"It's got the same high-energy spirit and fans will recognise a lot of the lines and plot points," notes Associate Director Chris Keys. "But we go more in-depth into the backstories of the children. You see why they need Dewey Finn in their lives and how it changes them as much as it changes him."
"One of the key themes of the show is how much connecting with music and the arts can empower us and can give us the release that sometimes we're missing," Chris says. "The joy that comes from music – you see it on stage and you feel it as an audience member."
Assembling the young cast for the UK and Ireland tour was a lengthy process. Because of COVID restrictions, they were asked to send in video footage, followed by Zoom auditions. When restrictions were lifted there were in-person sessions.
Chris says: "You have to look a bit outside the box for this show. It's not your usual stage school kids. Once you've seen they can play the instruments you have to nurture the other aspects that are required – the singing, the acting and the movement. It throws up all sorts of challenges but at the same time it's so rewarding when you see the children make such huge strides from the first day of rehearsals to opening in the show."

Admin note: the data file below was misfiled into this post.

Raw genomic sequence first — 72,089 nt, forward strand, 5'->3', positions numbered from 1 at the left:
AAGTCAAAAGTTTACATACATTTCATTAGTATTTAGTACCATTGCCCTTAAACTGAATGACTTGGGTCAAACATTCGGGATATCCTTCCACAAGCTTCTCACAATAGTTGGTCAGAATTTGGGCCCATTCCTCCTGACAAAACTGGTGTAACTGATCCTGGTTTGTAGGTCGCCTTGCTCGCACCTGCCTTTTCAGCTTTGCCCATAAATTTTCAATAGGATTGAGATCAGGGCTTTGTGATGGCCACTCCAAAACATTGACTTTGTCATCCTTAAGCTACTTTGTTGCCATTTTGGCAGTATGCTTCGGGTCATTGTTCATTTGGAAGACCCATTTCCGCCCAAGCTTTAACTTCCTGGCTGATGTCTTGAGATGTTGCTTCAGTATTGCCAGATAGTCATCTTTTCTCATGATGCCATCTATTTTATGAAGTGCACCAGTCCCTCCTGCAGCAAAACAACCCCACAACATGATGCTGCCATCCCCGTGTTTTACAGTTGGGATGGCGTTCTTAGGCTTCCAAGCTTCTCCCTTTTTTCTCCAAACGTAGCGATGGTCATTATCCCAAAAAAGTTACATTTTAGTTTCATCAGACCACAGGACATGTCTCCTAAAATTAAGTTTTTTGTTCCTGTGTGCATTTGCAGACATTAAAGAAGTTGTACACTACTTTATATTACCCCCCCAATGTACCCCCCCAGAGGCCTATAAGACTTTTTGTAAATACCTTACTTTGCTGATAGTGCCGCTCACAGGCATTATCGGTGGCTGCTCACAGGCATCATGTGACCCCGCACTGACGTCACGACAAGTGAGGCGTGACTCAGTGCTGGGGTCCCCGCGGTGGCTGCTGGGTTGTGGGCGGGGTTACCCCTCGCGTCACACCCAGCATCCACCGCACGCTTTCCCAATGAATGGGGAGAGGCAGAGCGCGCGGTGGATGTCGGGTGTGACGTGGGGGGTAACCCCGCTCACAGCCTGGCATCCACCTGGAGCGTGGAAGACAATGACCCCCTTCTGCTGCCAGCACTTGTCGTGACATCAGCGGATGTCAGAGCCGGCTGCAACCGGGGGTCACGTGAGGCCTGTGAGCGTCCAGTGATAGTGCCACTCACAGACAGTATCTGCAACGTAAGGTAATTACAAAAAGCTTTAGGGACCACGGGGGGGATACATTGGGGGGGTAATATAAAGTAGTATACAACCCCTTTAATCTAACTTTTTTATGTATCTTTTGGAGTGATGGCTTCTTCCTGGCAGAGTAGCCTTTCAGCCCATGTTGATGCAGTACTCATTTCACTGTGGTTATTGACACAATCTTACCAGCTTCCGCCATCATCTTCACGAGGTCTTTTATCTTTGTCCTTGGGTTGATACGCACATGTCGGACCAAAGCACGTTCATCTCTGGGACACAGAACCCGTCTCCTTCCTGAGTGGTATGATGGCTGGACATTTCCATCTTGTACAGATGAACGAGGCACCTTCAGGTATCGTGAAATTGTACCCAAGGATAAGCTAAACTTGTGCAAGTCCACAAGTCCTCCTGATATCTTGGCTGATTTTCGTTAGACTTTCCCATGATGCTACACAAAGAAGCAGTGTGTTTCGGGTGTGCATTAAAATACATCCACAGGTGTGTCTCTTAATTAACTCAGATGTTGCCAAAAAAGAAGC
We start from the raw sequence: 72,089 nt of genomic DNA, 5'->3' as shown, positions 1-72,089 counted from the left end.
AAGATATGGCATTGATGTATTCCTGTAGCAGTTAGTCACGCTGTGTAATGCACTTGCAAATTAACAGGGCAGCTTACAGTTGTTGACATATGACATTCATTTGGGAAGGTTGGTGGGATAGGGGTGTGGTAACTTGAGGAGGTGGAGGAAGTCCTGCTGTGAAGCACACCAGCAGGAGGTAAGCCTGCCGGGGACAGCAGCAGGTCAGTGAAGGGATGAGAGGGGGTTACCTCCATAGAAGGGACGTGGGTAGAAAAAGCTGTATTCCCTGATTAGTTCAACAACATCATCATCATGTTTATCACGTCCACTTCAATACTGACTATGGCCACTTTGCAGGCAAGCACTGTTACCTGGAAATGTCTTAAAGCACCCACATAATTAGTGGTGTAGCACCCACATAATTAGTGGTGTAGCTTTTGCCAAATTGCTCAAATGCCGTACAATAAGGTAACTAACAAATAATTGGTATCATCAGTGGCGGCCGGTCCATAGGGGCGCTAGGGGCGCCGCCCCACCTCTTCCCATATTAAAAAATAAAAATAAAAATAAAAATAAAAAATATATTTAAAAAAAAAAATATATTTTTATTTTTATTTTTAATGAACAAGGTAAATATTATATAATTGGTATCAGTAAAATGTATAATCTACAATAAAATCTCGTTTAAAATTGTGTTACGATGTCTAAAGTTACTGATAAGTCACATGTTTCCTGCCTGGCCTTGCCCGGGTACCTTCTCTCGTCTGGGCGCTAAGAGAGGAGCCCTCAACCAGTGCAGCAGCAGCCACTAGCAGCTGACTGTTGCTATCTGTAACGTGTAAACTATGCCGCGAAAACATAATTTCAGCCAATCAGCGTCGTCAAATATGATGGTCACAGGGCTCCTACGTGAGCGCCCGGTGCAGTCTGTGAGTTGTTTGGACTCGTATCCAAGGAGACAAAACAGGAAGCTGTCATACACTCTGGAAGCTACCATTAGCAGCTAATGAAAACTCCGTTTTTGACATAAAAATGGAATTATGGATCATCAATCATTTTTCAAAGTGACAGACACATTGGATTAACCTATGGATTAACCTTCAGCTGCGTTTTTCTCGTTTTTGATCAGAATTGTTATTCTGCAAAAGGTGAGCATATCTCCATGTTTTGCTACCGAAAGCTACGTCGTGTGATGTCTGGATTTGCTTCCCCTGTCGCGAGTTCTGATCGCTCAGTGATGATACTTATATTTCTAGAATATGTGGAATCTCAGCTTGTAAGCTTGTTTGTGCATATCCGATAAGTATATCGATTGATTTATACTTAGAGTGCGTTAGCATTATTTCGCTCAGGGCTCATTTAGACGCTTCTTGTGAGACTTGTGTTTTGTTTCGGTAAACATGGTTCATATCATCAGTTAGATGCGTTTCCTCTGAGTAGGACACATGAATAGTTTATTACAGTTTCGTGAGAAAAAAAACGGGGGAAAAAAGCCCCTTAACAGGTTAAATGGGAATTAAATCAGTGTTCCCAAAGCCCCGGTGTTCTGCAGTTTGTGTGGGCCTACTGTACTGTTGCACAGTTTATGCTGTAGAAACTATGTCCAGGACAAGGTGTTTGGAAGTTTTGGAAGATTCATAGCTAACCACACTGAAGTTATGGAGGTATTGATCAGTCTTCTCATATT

"He's so playful, so childlike and so driven. Playing him is incredibly freeing. Because of the benchmark that Jack Black set, whatever you do – no matter how silly it is – still fits in with the character."
Jake isn't worried about being in Jack's shadow. "Obviously he's incredible in it but I haven't rewatched the film since getting the job. You have to put a little bit of him in there, otherwise, I think people might be disappointed, but there's never a conscious effort on my part to imitate him. And if people think I'm anything like him that's the biggest compliment ever."
After all the lockdowns and restrictions, he's excited to be back on stage. "To have a break, then come back, gives you a whole new lease of life. The audiences are loving it and it's been the best experience."